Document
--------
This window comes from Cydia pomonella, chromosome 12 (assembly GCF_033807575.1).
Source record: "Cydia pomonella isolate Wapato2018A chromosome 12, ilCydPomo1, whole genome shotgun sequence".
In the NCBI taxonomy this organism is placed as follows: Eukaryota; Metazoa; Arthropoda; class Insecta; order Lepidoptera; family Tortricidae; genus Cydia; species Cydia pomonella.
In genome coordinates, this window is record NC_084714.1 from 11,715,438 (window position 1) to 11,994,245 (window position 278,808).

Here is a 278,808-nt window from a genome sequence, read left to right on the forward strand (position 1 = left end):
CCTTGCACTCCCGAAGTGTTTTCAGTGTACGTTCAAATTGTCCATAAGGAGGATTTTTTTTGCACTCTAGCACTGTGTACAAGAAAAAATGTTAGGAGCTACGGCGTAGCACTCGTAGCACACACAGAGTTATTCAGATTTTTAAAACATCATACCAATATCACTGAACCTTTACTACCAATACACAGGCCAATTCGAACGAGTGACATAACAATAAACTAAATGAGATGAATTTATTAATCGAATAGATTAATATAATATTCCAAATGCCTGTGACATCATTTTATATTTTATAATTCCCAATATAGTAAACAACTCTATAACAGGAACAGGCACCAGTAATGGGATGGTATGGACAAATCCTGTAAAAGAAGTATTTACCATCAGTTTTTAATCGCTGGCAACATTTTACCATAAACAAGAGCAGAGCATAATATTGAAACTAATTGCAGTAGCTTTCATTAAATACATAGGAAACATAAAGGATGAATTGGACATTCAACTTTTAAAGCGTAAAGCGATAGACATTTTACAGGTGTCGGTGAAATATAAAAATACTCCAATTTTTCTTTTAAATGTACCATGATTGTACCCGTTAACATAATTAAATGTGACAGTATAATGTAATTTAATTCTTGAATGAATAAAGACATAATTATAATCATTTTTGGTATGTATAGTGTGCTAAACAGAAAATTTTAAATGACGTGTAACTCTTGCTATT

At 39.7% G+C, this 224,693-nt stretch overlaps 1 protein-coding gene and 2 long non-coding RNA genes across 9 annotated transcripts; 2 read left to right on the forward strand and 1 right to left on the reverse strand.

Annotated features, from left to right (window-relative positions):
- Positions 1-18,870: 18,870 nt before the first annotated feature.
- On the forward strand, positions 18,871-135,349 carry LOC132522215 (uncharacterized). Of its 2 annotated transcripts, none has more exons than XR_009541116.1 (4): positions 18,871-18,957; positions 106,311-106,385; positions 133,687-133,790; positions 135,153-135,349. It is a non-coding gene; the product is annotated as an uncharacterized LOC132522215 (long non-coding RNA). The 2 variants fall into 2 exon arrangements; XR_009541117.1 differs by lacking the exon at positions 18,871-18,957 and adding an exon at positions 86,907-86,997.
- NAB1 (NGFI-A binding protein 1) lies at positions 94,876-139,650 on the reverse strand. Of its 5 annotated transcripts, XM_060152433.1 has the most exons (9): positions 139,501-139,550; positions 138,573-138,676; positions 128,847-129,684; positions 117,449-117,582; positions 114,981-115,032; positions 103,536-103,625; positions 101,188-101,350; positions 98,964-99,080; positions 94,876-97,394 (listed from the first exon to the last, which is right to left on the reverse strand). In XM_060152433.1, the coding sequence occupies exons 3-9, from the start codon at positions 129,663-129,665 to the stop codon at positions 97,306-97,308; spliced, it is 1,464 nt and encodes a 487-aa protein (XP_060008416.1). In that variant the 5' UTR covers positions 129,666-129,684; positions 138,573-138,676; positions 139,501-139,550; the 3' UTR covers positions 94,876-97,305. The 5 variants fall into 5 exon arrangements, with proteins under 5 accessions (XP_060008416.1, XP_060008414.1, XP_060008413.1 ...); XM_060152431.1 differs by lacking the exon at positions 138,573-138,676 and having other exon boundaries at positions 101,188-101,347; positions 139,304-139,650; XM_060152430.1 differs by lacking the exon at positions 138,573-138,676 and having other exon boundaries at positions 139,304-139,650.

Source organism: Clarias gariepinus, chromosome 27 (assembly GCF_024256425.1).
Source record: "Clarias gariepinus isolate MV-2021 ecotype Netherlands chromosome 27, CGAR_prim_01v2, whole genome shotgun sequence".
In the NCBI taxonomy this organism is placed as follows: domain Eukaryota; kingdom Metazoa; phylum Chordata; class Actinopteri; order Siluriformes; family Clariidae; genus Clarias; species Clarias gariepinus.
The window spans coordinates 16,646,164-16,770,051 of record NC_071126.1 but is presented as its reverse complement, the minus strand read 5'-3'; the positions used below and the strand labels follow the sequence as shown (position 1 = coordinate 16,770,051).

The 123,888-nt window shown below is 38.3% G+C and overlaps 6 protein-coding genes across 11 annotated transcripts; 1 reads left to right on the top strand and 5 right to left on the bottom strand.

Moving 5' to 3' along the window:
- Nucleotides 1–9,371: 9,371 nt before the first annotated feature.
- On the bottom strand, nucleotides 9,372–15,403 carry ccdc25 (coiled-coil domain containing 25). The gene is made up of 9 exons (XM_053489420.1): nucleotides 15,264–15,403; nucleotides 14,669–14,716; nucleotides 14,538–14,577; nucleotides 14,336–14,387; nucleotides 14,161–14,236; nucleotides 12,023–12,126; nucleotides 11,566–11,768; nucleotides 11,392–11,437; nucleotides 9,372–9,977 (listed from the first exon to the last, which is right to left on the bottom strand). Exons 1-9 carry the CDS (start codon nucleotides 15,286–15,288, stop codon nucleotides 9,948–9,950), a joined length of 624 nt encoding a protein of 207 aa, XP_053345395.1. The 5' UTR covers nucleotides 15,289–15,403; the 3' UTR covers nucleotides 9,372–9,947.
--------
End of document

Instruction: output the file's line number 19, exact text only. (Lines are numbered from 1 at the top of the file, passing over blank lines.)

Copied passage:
- On the bottom strand, nucleotides 9,372–15,403 carry ccdc25 (coiled-coil domain containing 25). The gene is made up of 9 exons (XM_053489420.1): nucleotides 15,264–15,403; nucleotides 14,669–14,716; nucleotides 14,538–14,577; nucleotides 14,336–14,387; nucleotides 14,161–14,236; nucleotides 12,023–12,126; nucleotides 11,566–11,768; nucleotides 11,392–11,437; nucleotides 9,372–9,977 (listed from the first exon to the last, which is right to left on the bottom strand). Exons 1-9 carry the CDS (start codon nucleotides 15,286–15,288, stop codon nucleotides 9,948–9,950), a joined length of 624 nt encoding a protein of 207 aa, XP_053345395.1. The 5' UTR covers nucleotides 15,289–15,403; the 3' UTR covers nucleotides 9,372–9,947.